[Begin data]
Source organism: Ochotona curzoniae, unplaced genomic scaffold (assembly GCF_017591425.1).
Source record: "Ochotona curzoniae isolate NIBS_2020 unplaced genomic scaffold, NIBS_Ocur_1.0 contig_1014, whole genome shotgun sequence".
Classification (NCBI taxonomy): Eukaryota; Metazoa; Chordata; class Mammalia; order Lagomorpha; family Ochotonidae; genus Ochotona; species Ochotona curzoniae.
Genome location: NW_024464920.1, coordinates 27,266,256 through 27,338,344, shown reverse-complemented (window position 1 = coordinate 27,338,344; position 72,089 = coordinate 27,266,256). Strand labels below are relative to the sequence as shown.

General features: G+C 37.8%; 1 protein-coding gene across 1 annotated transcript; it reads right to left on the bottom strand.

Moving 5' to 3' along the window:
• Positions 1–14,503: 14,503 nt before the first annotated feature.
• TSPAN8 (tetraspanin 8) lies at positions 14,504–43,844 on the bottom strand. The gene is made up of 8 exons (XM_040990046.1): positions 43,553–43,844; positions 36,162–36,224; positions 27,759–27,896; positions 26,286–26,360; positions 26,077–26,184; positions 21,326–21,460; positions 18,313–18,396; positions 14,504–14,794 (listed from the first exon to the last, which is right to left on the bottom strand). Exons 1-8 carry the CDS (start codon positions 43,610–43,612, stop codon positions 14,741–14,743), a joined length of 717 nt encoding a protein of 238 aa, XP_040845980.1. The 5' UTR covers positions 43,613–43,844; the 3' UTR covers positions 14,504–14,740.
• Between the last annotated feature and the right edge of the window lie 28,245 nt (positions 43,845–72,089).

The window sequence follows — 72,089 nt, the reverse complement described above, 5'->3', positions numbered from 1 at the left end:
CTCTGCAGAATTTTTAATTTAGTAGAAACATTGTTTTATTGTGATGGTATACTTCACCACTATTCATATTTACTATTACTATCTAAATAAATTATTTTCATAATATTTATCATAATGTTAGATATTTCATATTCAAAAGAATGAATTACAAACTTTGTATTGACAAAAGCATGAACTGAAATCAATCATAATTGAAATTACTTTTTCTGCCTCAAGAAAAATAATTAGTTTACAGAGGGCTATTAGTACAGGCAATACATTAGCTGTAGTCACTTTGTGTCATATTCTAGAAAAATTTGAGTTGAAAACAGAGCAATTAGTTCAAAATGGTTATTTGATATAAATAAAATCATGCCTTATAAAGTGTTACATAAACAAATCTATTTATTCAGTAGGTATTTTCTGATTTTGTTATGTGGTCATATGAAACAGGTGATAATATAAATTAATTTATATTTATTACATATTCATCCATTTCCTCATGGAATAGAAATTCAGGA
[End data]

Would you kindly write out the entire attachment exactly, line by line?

Source organism: Ochotona curzoniae, unplaced genomic scaffold (assembly GCF_017591425.1).
Source record: "Ochotona curzoniae isolate NIBS_2020 unplaced genomic scaffold, NIBS_Ocur_1.0 contig_1014, whole genome shotgun sequence".
Classification (NCBI taxonomy): Eukaryota; Metazoa; Chordata; class Mammalia; order Lagomorpha; family Ochotonidae; genus Ochotona; species Ochotona curzoniae.
Genome location: NW_024464920.1, coordinates 27,266,256 through 27,338,344, shown reverse-complemented (window position 1 = coordinate 27,338,344; position 72,089 = coordinate 27,266,256). Strand labels below are relative to the sequence as shown.

General features: G+C 37.8%; 1 protein-coding gene across 1 annotated transcript; it reads right to left on the bottom strand.

Moving 5' to 3' along the window:
• Positions 1–14,503: 14,503 nt before the first annotated feature.
• TSPAN8 (tetraspanin 8) lies at positions 14,504–43,844 on the bottom strand. The gene is made up of 8 exons (XM_040990046.1): positions 43,553–43,844; positions 36,162–36,224; positions 27,759–27,896; positions 26,286–26,360; positions 26,077–26,184; positions 21,326–21,460; positions 18,313–18,396; positions 14,504–14,794 (listed from the first exon to the last, which is right to left on the bottom strand). Exons 1-8 carry the CDS (start codon positions 43,610–43,612, stop codon positions 14,741–14,743), a joined length of 717 nt encoding a protein of 238 aa, XP_040845980.1. The 5' UTR covers positions 43,613–43,844; the 3' UTR covers positions 14,504–14,740.
• Between the last annotated feature and the right edge of the window lie 28,245 nt (positions 43,845–72,089).

The window sequence follows — 72,089 nt, the reverse complement described above, 5'->3', positions numbered from 1 at the left end:
CTCTGCAGAATTTTTAATTTAGTAGAAACATTGTTTTATTGTGATGGTATACTTCACCACTATTCATATTTACTATTACTATCTAAATAAATTATTTTCATAATATTTATCATAATGTTAGATATTTCATATTCAAAAGAATGAATTACAAACTTTGTATTGACAAAAGCATGAACTGAAATCAATCATAATTGAAATTACTTTTTCTGCCTCAAGAAAAATAATTAGTTTACAGAGGGCTATTAGTACAGGCAATACATTAGCTGTAGTCACTTTGTGTCATATTCTAGAAAAATTTGAGTTGAAAACAGAGCAATTAGTTCAAAATGGTTATTTGATATAAATAAAATCATGCCTTATAAAGTGTTACATAAACAAATCTATTTATTCAGTAGGTATTTTCTGATTTTGTTATGTGGTCATATGAAACAGGTGATAATATAAATTAATTTATATTTATTACATATTCATCCATTTCCTCATGGAATAGAAATTCAGGA